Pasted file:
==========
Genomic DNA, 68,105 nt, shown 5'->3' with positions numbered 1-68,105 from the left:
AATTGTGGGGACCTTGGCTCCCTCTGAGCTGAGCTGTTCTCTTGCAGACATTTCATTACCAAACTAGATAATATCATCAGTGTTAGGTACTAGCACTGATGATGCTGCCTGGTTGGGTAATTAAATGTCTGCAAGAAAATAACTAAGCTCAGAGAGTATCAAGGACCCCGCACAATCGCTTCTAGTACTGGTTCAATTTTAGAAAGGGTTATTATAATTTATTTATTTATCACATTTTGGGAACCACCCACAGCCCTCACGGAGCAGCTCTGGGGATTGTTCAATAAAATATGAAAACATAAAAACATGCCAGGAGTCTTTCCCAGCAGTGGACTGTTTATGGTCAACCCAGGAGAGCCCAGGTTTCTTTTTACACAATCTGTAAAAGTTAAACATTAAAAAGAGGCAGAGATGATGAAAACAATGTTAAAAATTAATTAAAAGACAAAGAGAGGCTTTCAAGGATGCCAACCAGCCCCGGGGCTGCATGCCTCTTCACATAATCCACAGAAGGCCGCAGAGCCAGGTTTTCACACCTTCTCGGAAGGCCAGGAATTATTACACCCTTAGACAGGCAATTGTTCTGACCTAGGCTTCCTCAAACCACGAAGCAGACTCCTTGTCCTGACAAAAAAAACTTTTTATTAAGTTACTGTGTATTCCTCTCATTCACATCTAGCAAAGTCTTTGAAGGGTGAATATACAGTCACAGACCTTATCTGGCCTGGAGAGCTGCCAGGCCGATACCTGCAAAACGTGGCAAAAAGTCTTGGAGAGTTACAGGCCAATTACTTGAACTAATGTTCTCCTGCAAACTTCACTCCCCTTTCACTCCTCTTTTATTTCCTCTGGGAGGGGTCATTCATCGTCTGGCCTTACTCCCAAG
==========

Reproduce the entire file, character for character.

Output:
Genomic DNA, 68,105 nt, shown 5'->3' with positions numbered 1-68,105 from the left:
AATTGTGGGGACCTTGGCTCCCTCTGAGCTGAGCTGTTCTCTTGCAGACATTTCATTACCAAACTAGATAATATCATCAGTGTTAGGTACTAGCACTGATGATGCTGCCTGGTTGGGTAATTAAATGTCTGCAAGAAAATAACTAAGCTCAGAGAGTATCAAGGACCCCGCACAATCGCTTCTAGTACTGGTTCAATTTTAGAAAGGGTTATTATAATTTATTTATTTATCACATTTTGGGAACCACCCACAGCCCTCACGGAGCAGCTCTGGGGATTGTTCAATAAAATATGAAAACATAAAAACATGCCAGGAGTCTTTCCCAGCAGTGGACTGTTTATGGTCAACCCAGGAGAGCCCAGGTTTCTTTTTACACAATCTGTAAAAGTTAAACATTAAAAAGAGGCAGAGATGATGAAAACAATGTTAAAAATTAATTAAAAGACAAAGAGAGGCTTTCAAGGATGCCAACCAGCCCCGGGGCTGCATGCCTCTTCACATAATCCACAGAAGGCCGCAGAGCCAGGTTTTCACACCTTCTCGGAAGGCCAGGAATTATTACACCCTTAGACAGGCAATTGTTCTGACCTAGGCTTCCTCAAACCACGAAGCAGACTCCTTGTCCTGACAAAAAAAACTTTTTATTAAGTTACTGTGTATTCCTCTCATTCACATCTAGCAAAGTCTTTGAAGGGTGAATATACAGTCACAGACCTTATCTGGCCTGGAGAGCTGCCAGGCCGATACCTGCAAAACGTGGCAAAAAGTCTTGGAGAGTTACAGGCCAATTACTTGAACTAATGTTCTCCTGCAAACTTCACTCCCCTTTCACTCCTCTTTTATTTCCTCTGGGAGGGGTCATTCATCGTCTGGCCTTACTCCCAAG